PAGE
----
What is in this article?:
- Farm bill leaders: Five-year bill still within reach
- White House budget, EPA
- Livestock, poultry, dairy
• While budget negotiations have predictably devolved into partisan sniping, farm bill leaders are expressing optimism that a new farm bill can be quickly passed.
• “We want a bill — a five-year farm bill. We’re doing everything we can to make that happen. We see enormous problems with an extension (of the 2008 farm bill) of any duration.” — Roger Johnson, NFU president.
Livestock, poultry, dairy
So what would you do to help the livestock, poultry and dairy industries?
“This is a very real issue (for those sectors). The same economic dynamic I just talked about with ethanol is precisely the same as everyone in the livestock industry is faced with.
“(National Farmers Union) is a general farm organization and a bunch of livestock producers are members. By and large, the bulk of them are supportive of the RFS for a couple of reasons. One is there is a very developed food alternative with the DDGs (Dried Distillers Grains) that come out of ethanol. Another reason is national security, reducing our dependence on foreign energy and those kinds of things.
“More specifically, given the depth of the drought that we’re still in, there are some very dramatic losses in the livestock sector that have occurred. The unfortunate reality is that most of our public policies that are supportive in terms of safety net programs are designed for crop producers. Historically, much of the reason for that is livestock producers haven’t wanted to be part of that net.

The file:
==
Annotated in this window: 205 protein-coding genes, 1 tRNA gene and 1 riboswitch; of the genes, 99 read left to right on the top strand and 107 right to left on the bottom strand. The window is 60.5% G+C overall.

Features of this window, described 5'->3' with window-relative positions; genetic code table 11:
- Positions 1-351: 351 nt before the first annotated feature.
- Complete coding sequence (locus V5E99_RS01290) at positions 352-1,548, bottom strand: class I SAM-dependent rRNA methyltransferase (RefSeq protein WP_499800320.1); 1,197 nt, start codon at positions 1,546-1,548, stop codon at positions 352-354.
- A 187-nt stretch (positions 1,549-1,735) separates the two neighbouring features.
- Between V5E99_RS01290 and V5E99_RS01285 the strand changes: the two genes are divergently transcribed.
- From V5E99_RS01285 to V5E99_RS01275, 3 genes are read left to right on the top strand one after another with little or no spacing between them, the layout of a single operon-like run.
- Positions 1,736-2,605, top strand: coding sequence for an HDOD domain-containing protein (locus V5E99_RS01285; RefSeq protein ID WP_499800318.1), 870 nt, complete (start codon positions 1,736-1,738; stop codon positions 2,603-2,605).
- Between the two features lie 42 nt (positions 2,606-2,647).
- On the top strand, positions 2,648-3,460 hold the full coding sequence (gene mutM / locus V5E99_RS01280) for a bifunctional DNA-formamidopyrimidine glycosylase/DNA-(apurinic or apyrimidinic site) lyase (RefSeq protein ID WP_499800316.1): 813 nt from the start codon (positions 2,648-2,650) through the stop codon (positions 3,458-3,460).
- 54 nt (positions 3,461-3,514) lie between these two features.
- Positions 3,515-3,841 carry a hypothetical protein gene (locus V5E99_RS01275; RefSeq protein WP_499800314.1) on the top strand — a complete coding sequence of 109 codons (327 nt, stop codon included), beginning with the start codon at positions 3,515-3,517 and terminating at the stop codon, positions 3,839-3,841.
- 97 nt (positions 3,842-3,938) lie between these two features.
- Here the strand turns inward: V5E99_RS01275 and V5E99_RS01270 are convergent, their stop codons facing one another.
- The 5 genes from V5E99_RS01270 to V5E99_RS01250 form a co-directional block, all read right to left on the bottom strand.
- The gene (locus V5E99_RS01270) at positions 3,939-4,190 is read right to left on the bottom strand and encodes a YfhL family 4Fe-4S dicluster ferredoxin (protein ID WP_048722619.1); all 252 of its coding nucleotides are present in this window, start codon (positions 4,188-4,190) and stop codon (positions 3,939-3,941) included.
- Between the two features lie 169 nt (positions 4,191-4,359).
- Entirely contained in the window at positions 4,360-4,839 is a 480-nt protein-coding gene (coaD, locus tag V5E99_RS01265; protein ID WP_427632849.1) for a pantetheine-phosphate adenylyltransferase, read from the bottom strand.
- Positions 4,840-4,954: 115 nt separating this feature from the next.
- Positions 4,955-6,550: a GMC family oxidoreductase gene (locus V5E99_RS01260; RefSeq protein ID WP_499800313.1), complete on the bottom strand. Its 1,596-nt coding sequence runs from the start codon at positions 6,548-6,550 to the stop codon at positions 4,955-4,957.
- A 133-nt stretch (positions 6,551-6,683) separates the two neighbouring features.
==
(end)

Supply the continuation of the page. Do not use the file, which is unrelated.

“Nonetheless, we have a very good crop insurance program that will come very close to making most grain producers whole, even if they had a disastrous yield. They’ll get a crop insurance payment to make up the difference.
“But any livestock will now face a feed market significantly higher than it was before the drought set in. That’s why we’ve been so supportive of moving a farm bill through the lame duck session and including a disaster title. We’d include a provision to backfill for 2012 (when the last disaster program for livestock producers expired), specifically to deal with livestock losses but also to provide some assurance that there’ll be that sort of safety net if there’s another disaster in the next five years “Our members’ philosophy has always been that safety nets should be designed to help when times are difficult, not when times are good. When the market collapses, you need a safety net. When disaster strikes, you need a safety net. A permanent disaster title in the next farm bill is the only realistic way to provide some assistance to the livestock sector, right now.”